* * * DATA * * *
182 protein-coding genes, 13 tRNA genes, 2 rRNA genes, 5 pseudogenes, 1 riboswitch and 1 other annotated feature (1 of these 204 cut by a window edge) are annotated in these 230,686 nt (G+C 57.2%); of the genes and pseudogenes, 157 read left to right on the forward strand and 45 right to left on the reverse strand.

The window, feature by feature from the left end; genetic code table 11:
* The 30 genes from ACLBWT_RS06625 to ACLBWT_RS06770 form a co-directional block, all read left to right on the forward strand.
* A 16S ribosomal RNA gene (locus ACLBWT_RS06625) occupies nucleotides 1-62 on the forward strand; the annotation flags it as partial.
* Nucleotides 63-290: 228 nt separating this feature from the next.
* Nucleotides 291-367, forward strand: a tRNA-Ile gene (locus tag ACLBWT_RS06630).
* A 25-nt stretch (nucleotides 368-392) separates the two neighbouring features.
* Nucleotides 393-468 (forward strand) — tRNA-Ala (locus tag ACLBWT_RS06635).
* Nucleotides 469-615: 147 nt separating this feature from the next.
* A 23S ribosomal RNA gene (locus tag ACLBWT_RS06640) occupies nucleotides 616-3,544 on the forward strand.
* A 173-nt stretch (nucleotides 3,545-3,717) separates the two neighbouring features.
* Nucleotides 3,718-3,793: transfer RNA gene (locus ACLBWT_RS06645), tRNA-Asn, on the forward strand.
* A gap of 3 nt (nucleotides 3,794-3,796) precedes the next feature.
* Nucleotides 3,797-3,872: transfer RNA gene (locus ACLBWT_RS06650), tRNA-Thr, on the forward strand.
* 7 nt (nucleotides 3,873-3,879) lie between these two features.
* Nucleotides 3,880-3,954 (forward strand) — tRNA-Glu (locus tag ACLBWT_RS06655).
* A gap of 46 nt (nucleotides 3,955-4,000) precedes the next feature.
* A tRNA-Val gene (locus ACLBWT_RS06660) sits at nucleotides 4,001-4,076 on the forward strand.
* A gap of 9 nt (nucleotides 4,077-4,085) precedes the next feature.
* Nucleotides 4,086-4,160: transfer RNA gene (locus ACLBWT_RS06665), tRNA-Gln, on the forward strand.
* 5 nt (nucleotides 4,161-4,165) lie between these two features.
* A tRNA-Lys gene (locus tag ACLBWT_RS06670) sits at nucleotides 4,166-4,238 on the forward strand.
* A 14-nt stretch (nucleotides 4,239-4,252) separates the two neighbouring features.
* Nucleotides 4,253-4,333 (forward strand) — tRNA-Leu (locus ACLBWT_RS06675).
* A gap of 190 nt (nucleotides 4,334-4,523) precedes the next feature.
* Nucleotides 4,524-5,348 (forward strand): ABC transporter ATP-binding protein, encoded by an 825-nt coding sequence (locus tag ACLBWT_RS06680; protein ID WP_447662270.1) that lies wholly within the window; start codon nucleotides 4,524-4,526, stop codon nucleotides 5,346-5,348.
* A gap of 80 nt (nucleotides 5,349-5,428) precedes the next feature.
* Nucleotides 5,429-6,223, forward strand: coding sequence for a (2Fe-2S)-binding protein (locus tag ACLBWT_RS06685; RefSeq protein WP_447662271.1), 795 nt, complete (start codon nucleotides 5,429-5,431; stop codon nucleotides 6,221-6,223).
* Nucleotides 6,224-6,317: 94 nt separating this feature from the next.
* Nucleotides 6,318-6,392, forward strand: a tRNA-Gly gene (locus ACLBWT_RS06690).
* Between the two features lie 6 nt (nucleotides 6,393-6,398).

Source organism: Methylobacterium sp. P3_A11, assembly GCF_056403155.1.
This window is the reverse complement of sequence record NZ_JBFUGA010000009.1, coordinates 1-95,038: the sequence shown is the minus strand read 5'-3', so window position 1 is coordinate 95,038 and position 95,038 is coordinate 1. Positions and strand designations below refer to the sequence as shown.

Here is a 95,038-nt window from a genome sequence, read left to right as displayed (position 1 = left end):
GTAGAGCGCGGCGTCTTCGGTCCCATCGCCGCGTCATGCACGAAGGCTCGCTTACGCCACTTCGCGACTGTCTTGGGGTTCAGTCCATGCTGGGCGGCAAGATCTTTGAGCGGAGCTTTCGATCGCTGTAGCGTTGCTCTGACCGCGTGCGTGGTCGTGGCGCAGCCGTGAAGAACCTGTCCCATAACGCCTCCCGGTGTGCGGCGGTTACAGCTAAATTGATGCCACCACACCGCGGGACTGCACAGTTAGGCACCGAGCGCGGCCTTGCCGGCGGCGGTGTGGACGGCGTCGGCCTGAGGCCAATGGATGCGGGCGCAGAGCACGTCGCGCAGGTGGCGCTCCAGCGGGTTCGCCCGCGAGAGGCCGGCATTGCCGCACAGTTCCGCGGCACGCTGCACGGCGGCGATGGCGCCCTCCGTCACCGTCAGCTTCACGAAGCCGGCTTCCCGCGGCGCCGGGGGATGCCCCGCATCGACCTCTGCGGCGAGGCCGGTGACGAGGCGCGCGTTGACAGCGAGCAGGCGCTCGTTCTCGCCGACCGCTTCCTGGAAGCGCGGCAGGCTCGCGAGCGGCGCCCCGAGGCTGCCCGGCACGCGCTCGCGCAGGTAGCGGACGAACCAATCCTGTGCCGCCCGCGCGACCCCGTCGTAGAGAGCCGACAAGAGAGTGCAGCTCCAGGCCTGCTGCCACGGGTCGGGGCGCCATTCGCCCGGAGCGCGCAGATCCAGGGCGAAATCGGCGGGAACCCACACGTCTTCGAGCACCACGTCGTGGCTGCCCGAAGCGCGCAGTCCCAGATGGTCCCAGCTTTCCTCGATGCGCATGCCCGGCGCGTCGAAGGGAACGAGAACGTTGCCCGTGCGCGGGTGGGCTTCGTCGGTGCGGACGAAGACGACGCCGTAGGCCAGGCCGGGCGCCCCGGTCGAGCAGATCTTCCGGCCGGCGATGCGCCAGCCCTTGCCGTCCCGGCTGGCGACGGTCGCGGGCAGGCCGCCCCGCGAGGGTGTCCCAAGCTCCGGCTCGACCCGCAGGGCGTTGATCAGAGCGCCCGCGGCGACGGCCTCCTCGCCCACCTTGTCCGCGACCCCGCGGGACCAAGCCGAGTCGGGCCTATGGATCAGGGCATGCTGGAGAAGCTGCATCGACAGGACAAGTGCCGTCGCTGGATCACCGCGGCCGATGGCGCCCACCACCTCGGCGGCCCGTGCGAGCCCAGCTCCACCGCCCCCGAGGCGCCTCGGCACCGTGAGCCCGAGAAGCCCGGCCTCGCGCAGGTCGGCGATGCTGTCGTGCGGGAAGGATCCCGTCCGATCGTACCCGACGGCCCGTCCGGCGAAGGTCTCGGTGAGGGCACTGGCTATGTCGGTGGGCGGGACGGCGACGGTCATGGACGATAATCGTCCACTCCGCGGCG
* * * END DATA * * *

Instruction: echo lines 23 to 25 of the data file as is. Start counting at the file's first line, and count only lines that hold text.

* A 14-nt stretch (nucleotides 4,239-4,252) separates the two neighbouring features.
* Nucleotides 4,253-4,333 (forward strand) — tRNA-Leu (locus ACLBWT_RS06675).
* A gap of 190 nt (nucleotides 4,334-4,523) precedes the next feature.